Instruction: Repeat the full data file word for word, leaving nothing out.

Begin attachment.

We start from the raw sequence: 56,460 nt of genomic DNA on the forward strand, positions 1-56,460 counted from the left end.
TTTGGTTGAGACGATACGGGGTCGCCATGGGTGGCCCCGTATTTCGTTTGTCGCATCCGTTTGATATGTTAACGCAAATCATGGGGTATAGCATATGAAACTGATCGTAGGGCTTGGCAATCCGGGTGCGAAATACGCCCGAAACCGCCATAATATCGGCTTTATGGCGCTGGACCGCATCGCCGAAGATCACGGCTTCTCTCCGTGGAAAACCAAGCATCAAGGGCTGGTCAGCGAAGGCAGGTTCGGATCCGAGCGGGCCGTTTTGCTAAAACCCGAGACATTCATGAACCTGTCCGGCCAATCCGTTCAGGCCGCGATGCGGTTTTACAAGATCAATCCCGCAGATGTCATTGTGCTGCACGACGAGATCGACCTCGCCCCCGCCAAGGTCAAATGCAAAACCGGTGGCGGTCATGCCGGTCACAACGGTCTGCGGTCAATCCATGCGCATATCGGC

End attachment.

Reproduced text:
We start from the raw sequence: 56,460 nt of genomic DNA on the forward strand, positions 1-56,460 counted from the left end.
TTTGGTTGAGACGATACGGGGTCGCCATGGGTGGCCCCGTATTTCGTTTGTCGCATCCGTTTGATATGTTAACGCAAATCATGGGGTATAGCATATGAAACTGATCGTAGGGCTTGGCAATCCGGGTGCGAAATACGCCCGAAACCGCCATAATATCGGCTTTATGGCGCTGGACCGCATCGCCGAAGATCACGGCTTCTCTCCGTGGAAAACCAAGCATCAAGGGCTGGTCAGCGAAGGCAGGTTCGGATCCGAGCGGGCCGTTTTGCTAAAACCCGAGACATTCATGAACCTGTCCGGCCAATCCGTTCAGGCCGCGATGCGGTTTTACAAGATCAATCCCGCAGATGTCATTGTGCTGCACGACGAGATCGACCTCGCCCCCGCCAAGGTCAAATGCAAAACCGGTGGCGGTCATGCCGGTCACAACGGTCTGCGGTCAATCCATGCGCATATCGGC